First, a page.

The SAGE Handbook of Comparative Politics presents in one volume an authoritative overview of the theoretical, methodological, and substantive elements of comparative political science. The 28 specially commissioned chapters, written by renowned comparative scholars, guide the reader through the central issues and debates, presenting a state-of-the-art guide to the past, present, and possible futures of the field.
Chapter 7: Comparative Institutional Analysis
Comparative Institutional Analysis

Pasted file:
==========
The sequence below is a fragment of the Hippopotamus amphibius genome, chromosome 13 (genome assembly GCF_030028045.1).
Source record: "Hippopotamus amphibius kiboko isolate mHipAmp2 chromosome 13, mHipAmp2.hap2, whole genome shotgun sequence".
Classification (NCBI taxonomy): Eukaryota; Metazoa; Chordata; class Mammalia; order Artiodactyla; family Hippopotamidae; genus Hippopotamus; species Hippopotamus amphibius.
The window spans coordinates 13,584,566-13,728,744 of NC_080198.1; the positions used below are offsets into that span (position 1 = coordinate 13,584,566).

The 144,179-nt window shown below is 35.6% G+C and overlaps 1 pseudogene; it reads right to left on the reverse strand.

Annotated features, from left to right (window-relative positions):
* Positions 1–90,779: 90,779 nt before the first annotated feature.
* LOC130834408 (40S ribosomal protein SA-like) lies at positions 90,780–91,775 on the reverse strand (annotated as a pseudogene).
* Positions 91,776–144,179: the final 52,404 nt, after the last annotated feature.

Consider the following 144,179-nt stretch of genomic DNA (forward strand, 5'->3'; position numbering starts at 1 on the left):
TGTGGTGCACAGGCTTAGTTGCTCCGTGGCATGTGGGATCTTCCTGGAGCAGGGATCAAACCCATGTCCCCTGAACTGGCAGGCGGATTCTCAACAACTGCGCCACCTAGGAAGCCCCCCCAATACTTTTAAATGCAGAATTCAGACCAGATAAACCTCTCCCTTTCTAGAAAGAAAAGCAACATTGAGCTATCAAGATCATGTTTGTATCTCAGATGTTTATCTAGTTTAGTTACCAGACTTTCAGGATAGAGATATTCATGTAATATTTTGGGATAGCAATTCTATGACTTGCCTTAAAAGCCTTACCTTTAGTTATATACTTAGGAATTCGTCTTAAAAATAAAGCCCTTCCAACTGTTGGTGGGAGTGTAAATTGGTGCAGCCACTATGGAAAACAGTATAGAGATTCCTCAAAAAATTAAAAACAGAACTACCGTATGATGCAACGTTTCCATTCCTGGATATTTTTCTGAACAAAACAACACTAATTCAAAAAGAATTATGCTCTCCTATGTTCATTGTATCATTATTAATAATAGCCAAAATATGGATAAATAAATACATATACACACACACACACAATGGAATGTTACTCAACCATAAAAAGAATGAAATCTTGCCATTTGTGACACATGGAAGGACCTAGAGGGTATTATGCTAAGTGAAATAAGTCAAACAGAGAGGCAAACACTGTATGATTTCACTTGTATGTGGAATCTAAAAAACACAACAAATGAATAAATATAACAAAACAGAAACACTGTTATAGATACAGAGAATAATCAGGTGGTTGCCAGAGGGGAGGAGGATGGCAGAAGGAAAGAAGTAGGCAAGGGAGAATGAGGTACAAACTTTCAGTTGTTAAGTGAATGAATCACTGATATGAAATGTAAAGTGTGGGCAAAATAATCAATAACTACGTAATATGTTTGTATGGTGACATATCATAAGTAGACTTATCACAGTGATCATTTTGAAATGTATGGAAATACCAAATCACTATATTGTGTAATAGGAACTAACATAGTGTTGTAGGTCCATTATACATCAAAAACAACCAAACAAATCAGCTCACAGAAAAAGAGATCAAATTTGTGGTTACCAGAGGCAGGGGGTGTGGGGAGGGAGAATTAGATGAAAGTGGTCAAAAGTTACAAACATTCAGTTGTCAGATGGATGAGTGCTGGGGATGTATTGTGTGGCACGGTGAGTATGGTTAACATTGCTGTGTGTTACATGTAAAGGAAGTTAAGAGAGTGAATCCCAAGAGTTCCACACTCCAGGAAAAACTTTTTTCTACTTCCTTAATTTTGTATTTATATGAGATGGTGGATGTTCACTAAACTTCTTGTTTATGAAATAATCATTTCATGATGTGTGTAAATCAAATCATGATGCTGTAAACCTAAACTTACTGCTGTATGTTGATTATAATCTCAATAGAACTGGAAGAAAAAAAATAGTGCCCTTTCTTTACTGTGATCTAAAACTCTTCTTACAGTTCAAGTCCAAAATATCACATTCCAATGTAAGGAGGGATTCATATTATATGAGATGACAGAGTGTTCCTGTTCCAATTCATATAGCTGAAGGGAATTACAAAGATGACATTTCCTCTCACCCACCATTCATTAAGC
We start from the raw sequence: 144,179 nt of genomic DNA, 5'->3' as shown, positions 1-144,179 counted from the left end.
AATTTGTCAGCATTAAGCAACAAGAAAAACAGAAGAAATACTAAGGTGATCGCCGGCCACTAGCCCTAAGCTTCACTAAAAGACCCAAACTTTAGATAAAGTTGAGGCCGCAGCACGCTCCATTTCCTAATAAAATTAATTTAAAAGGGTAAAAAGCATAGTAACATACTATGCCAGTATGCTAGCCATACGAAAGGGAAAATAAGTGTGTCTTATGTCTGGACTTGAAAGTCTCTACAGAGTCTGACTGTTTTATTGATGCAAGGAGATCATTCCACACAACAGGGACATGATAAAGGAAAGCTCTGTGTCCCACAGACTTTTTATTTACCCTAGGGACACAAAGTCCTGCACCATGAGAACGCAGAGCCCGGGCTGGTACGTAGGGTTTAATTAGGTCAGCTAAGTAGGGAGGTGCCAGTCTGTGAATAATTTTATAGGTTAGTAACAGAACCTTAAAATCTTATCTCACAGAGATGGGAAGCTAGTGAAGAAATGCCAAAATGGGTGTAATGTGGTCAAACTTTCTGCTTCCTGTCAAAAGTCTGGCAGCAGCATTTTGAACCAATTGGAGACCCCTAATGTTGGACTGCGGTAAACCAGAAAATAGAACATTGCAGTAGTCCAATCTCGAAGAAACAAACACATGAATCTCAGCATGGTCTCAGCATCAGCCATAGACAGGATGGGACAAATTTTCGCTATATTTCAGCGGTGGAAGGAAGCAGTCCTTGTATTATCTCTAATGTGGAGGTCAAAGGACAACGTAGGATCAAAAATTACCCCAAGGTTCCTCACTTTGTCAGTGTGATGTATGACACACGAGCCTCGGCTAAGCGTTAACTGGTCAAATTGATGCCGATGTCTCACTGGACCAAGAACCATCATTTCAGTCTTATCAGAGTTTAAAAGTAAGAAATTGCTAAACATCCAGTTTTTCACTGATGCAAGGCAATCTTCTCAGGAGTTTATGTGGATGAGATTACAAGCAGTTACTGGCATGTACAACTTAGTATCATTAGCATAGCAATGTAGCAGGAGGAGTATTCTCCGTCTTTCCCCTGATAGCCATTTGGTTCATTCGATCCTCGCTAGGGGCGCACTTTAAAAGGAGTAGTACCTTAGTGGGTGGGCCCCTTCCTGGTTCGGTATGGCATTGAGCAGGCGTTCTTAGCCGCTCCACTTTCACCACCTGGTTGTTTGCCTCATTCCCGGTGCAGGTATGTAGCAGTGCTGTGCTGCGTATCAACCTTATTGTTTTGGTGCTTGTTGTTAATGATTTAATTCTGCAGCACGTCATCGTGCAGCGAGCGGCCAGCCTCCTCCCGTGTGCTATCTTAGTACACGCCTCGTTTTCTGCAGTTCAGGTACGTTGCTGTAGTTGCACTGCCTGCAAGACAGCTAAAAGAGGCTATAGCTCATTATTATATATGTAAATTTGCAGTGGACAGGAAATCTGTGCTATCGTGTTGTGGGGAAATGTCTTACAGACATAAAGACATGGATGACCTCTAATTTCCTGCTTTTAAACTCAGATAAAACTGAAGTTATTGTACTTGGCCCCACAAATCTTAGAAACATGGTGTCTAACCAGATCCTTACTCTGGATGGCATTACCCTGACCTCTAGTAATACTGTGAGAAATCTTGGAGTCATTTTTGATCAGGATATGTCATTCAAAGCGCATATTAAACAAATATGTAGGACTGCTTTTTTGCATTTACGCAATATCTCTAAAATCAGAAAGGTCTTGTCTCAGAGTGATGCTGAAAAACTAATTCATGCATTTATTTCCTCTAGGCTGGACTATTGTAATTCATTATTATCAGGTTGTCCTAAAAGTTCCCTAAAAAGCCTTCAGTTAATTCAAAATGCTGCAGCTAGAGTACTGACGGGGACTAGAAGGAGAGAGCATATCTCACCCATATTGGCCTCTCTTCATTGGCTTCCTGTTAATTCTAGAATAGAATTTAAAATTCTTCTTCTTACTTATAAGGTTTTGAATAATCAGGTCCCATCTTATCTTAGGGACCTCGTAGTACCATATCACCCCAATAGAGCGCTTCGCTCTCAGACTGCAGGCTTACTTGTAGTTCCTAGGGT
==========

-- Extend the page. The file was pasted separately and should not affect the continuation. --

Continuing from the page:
In recent years, the ‘new institutionalism’ has become central to the methodological debates in political science. What political scientists mean by new institutionalism, however, beyond the basic tenet that political institutions are key to the study of political action, is often very different. There are, in fact, a variety of ‘new institutionalisms’ which focus on different objects of study, with different logics of explanation, and with very different ways of conceptualizing not just institutions but also interests, causes, norms, and ideas. Such differing institutionalisms also deal with the question of institutional change in very different ways. It is only very recently, moreover, that scholars within the different institutionalisms have made serious attempts to bridge these differences, mainly on the ...